Green Marketing Really Has Gone Mainstream

By Jacquelyn A. Ottman

Harvard Leading Green Blog, July 21 2009

At the Sustainable Brands '09 conference in Monterey earlier this month, I couldn't help noticing how far green marketing has come since I started my consulting business in 1989. Back then, we didn't call what we did "sustainable branding" — we practiced "environmental" or simply "green" marketing. And we didn't have a conference to go to in Monterey!

The shift reflects the fact that the target demographic for green marketing is not the "educated women, 30-49, with children" of yesteryear, but one of many possible segments of a dynamic consumer base that now embraces 66% of all U.S. adults. Twenty years ago, many green ads featured daisies, babies, or images of the Earth from space. Thankfully, those have all but vanished today. Take the cleaning category as an example; Method pitches its soap to hip twentysomethings. With a combination of artsy package design, contemporary scents, and green certifications, they attempt to convince skeptical consumers that their dishwashing liquid is not their mother's Palmolive.

Where marketers used to lump all "green customers" together into one indistinguishable, hemp-clad crowd, they now focus on differentiating amongst many shades of eco-minded buyers. But back in the late 1980s and early 1990s, green brands were fairly one dimensional — literally. A product made news if it had just one green attribute. Continuing with laundry and cleaning products as a case in point, Procter & Gamble's Downy fabric softener refill literally made marketing headlines. Many products that were touted as environmentally superior were simply familiar mainstream brands that had been "greened up" — Tide bottles were made of recycled content and the detergent inside labeled as "biodegradable."

Today's customers are more demanding. (Read more about who consumers trust to make green marketing claims here.) With green marketers having sullied their images with all manner of greenwashing, today's communications are likely to be accompanied by one or more of the 299 ecolabels offered by trusted third parties — NGO's, environmental groups, retailers, and government agencies — and even "self declarations" provided in the interest of "transparency," another rising theme. (Click here to read more about eco-labels and their alternatives.) (In Monterey, for instance, the Clorox brand manager boasted of his company's recognition from the U.S. EPA's Design for Environment labeling program, as well as an endorsement from the Sierra Club. His competitor from S.C. Johnson pointed to his company's website where consumers can find a list of ingredients for many of their brands.)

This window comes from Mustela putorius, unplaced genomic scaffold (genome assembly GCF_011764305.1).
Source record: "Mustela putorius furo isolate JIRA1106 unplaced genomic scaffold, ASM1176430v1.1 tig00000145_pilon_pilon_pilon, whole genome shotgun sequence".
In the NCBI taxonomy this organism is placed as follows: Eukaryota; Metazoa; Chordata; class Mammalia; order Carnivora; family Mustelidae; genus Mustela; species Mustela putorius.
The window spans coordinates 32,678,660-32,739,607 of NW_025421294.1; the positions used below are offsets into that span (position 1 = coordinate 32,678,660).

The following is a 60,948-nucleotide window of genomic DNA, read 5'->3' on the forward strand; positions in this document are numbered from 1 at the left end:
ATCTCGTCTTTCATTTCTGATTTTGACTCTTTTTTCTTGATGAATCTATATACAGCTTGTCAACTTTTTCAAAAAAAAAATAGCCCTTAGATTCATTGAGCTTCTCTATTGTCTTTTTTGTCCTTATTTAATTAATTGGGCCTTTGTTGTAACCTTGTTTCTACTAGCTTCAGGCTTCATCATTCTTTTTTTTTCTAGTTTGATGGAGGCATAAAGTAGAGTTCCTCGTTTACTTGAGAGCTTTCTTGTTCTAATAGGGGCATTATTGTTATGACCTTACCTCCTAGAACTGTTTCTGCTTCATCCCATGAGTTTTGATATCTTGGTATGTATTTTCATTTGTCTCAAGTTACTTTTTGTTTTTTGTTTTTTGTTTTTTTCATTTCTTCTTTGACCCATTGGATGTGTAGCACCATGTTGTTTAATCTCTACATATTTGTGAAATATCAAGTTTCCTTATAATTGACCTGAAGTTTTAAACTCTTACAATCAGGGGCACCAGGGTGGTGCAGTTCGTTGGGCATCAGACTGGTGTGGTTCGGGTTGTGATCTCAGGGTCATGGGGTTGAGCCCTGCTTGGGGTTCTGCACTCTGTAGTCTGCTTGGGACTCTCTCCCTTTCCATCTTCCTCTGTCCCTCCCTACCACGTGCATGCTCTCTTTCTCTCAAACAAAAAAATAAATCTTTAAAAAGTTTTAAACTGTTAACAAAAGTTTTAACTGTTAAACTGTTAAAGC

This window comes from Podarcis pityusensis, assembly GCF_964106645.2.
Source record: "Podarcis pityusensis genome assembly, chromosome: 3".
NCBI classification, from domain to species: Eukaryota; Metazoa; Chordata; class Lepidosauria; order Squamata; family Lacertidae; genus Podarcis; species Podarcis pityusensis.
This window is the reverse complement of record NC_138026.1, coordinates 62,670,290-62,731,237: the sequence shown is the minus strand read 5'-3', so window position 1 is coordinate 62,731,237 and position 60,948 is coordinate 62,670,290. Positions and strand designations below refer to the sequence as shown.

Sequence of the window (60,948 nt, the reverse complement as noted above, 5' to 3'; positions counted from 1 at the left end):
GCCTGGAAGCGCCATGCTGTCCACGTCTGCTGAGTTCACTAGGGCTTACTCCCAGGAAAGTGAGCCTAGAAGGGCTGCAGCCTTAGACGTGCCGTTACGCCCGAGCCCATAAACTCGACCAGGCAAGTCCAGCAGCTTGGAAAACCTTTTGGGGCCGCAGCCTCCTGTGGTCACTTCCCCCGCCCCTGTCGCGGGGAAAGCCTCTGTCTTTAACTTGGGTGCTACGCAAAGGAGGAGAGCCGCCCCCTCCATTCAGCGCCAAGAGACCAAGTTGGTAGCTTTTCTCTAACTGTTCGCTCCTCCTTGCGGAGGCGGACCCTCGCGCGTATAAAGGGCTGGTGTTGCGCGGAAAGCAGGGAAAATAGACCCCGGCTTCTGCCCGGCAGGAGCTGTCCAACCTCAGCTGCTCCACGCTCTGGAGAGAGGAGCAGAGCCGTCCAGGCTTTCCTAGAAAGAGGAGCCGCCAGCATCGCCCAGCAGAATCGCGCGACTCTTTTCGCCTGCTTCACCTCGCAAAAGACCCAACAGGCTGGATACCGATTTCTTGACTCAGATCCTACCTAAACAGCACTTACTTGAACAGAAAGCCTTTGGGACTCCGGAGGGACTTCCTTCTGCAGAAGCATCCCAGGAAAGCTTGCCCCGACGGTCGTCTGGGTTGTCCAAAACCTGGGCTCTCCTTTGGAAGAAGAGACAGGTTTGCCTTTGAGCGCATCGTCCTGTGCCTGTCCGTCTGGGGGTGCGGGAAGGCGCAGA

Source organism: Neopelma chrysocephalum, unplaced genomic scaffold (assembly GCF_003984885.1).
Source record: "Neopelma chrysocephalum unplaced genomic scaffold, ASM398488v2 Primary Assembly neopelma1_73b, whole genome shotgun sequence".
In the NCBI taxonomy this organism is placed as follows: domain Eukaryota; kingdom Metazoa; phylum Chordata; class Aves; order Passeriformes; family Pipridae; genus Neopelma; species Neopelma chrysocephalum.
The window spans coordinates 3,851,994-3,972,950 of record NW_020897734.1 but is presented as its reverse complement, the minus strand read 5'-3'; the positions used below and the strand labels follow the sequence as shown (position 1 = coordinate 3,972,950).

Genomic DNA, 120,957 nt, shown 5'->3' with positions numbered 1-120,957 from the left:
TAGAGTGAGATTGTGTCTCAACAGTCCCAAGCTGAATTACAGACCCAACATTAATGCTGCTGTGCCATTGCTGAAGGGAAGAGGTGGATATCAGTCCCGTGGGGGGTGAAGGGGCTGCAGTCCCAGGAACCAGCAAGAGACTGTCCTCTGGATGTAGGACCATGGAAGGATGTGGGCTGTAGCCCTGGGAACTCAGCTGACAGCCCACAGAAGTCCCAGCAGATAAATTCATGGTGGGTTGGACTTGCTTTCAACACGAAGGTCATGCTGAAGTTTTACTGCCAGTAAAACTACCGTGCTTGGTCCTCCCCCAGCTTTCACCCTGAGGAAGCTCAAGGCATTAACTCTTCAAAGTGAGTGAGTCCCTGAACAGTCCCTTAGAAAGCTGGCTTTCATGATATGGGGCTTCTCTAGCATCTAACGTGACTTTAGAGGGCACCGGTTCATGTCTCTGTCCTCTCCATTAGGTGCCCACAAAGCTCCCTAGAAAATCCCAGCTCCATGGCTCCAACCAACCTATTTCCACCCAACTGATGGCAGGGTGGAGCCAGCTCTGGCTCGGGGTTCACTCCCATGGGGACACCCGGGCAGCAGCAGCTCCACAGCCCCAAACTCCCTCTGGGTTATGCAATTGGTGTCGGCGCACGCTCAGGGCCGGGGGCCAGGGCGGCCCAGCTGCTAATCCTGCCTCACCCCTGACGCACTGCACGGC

Simple product labels and ingredient lists, however, are no longer enough. While green marketing has moved well beyond brands that appeal to the "deep green" niche, at the same time the relationship-building tools of social media allow marketers to tap into a gold mine of passionately green customers for market research tidbits. Seventh Generation, the granddaddy of green cleaning products, has an "Inspired Protoganist" blog and a "Seventh Generation Nation" social network on its website with thousands of members providing feedback and suggesting new product ideas. Method has its own Facebook page complete with a wall of comments from many of their over 6,000 "fans" and a Twitter following of over 2,000 users. Not bad for soap.

Where once green cleaners gathered dust on health food store shelves, contemporary sustainable branders are finding an exciting new market opportunity in the mainstream. In the cleaning category, it's hard to get more mainstream than Clorox. Clorox's Greenworks line is being fueled as much by its well-known brand name as it is by the same natural ingredients that characterize so many other green brands on the shelves. The Clorox rep in Monterey announced sales and market share increases even in the face of a recession, declaring that GreenWorks now represents 45% of the natural cleaning category, muscling out the venerable, "deep green" Seventh Generation, which was introduced, well, twenty years ago.

Read the original article on Harvard's Leading Green blog here


Jacquelyn Ottman is president, J. Ottman Consulting, a green marketing consultancy that advises businesses on strategies for developing and marketing environmentally sustainable products and services. She is the author of three books on green marketing. Her latest book,The New Rules of Green Marketing, is due out in 2010.

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